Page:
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Publication Details

Reference
Waterman, Peter  (2005) From ‘Decent Work’ to ‘The Liberation of Time from Work’. Centre for Civil Society : 1-23.

Summary
Rise like Lions after slumber
In unvanquishable number -
Shake your chains to earth like dew
Which in sleep had fallen on you -
Ye are many - they are few.

(P. B. Shelley, The Mask of Anarchy, 1819)

A map of the world that does not include Utopia is not worth even glancing at, for it
leaves out the one country at which Humanity is always landing. And when Humanity
lands there, it looks out, and, seeing a better country, sets sail. Progress is the
realisation of Utopias.

(Oscar Wilde, The Soul of Man Under Socialism, 1891)

The Future Is Not What It Used To Be
(cited Sousa Santos 1995:479)

I want to here comment on a number of historical and contemporary understandings of work and workers, represented in the quotations below. I want to comment more particularly on the utopian ones. Utopian ideas have always been central to or lain beneath emancipatory movements, particular labour and socialist ones in their emancipatory moments (Beilharz 1992). I want, even more specifically, to comment on this problematic in relation to the World Social Forum (WSF), or to the Global Justice and Solidarity Movement (GJ&SM) in general. Because, at least with the Forum, we are confronted with the problem of an event largely dominated by a position on work that is quite literally pro-capitalist, whilst so far providing little hearing for any specific utopian (post-capitalist) position on such.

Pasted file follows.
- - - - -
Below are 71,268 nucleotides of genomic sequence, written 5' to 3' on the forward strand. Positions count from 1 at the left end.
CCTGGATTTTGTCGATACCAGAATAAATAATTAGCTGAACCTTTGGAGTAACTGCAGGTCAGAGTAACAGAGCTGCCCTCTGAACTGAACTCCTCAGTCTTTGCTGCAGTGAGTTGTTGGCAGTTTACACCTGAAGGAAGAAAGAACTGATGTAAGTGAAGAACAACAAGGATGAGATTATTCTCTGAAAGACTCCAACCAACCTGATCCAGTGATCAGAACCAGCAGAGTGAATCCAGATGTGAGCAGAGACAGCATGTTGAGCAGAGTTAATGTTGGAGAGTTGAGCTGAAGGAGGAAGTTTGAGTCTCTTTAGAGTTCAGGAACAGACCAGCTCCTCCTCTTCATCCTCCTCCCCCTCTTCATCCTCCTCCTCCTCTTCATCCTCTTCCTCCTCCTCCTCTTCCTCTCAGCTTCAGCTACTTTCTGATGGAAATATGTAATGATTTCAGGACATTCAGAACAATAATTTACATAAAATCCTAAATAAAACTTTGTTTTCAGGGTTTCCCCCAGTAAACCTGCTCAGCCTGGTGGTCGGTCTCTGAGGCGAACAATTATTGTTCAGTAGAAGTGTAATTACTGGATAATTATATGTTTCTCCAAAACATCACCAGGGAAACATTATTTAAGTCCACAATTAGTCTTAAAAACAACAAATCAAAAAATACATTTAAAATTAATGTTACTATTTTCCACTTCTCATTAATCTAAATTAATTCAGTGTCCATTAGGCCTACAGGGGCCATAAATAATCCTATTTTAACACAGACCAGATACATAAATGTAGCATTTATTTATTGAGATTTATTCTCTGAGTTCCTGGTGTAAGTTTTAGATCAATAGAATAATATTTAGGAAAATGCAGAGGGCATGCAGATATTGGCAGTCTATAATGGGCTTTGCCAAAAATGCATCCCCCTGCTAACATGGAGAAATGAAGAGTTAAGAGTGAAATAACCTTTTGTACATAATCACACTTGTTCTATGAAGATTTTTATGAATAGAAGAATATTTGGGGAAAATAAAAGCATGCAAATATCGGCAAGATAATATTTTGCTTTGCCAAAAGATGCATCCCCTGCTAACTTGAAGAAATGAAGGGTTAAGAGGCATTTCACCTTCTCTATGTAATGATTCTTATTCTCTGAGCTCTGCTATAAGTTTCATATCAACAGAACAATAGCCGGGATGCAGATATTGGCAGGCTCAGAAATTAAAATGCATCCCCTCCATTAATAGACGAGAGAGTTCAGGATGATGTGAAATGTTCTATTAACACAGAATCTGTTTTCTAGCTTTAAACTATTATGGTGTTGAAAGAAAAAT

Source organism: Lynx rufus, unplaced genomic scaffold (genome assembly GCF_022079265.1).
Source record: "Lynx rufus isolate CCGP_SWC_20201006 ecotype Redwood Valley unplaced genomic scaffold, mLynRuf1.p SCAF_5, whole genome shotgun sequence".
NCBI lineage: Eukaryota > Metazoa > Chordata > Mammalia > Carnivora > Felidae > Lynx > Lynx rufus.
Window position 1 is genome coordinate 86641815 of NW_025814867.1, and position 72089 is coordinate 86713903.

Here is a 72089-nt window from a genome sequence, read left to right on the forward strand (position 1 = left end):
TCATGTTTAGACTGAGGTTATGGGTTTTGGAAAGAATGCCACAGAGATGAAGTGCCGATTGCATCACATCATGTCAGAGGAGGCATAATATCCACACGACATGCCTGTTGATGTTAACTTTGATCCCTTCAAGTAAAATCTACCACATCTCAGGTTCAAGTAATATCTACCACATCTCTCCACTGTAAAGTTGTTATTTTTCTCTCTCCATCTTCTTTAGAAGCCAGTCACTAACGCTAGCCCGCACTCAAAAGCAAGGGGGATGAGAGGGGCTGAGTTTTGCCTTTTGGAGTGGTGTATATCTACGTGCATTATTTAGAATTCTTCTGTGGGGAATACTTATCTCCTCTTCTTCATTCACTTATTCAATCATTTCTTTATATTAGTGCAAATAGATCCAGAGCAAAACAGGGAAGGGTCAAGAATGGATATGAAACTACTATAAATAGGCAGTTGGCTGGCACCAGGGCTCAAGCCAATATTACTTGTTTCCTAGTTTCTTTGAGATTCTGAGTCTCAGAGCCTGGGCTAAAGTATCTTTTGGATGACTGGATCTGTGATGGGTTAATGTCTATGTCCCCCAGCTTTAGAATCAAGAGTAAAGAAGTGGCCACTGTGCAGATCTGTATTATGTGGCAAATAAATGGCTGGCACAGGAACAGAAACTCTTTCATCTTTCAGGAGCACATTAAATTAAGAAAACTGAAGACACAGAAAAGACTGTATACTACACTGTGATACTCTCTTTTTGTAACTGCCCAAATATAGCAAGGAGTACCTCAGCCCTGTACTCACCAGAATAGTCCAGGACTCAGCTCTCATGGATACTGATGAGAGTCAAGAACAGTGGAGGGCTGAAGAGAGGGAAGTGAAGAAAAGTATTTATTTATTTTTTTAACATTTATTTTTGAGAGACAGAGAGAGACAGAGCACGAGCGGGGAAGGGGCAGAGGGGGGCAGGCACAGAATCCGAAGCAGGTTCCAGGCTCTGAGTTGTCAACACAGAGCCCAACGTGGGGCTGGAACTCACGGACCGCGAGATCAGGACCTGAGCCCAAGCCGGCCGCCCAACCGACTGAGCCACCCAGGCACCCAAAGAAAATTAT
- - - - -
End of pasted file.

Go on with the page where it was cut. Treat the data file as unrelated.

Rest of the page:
Given the limits of my own reading or understanding, I would like to see this paper as some kind of Wiki document (an internet invention, documents repeatedly edited or added to, thus being a contribution to collective thinking rather than claiming some unique individuality). The paper is actually already some kind of personal Wiki, given its origin in an incomplete one of similar title, presented within the ‘Life after Capitalism’ programme, organised by the US-based Znet at the World Social Forum, Porto Alegre, Brazil, 2003, http://www.zmag.org/watermanwork.htm.
If any reader knows how to truly convert it into a real (i.e. virtual) Wiki, they should go ahead and do so, preferably informing me either before or after doing so.

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